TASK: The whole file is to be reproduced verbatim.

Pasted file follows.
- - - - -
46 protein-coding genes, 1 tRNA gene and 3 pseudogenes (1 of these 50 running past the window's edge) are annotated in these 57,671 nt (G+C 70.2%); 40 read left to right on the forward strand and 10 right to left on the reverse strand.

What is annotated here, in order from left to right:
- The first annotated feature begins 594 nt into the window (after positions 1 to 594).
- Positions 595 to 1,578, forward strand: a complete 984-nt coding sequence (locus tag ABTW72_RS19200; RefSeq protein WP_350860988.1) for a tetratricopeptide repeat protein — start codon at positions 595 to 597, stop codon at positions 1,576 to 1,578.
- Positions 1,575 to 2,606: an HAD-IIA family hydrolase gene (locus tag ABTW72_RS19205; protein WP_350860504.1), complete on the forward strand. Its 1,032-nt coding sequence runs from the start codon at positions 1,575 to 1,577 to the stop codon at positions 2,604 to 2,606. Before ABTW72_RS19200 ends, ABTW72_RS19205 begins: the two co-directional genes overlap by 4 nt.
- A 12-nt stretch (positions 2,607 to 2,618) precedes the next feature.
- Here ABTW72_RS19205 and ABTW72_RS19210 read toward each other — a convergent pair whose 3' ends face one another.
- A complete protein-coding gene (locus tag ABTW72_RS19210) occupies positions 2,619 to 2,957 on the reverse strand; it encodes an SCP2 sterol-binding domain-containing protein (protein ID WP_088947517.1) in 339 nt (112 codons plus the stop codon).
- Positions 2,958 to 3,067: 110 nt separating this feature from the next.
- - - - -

46 protein-coding genes, 1 tRNA gene and 3 pseudogenes (1 of these 50 running past the window's edge) are annotated in these 57,671 nt (G+C 70.2%); 40 read left to right on the forward strand and 10 right to left on the reverse strand.

What is annotated here, in order from left to right:
- The first annotated feature begins 594 nt into the window (after positions 1 to 594).
- Positions 595 to 1,578, forward strand: a complete 984-nt coding sequence (locus tag ABTW72_RS19200; RefSeq protein WP_350860988.1) for a tetratricopeptide repeat protein — start codon at positions 595 to 597, stop codon at positions 1,576 to 1,578.
- Positions 1,575 to 2,606: an HAD-IIA family hydrolase gene (locus tag ABTW72_RS19205; protein WP_350860504.1), complete on the forward strand. Its 1,032-nt coding sequence runs from the start codon at positions 1,575 to 1,577 to the stop codon at positions 2,604 to 2,606. Before ABTW72_RS19200 ends, ABTW72_RS19205 begins: the two co-directional genes overlap by 4 nt.
- A 12-nt stretch (positions 2,607 to 2,618) precedes the next feature.
- Here ABTW72_RS19205 and ABTW72_RS19210 read toward each other — a convergent pair whose 3' ends face one another.
- A complete protein-coding gene (locus tag ABTW72_RS19210) occupies positions 2,619 to 2,957 on the reverse strand; it encodes an SCP2 sterol-binding domain-containing protein (protein ID WP_088947517.1) in 339 nt (112 codons plus the stop codon).
- Positions 2,958 to 3,067: 110 nt separating this feature from the next.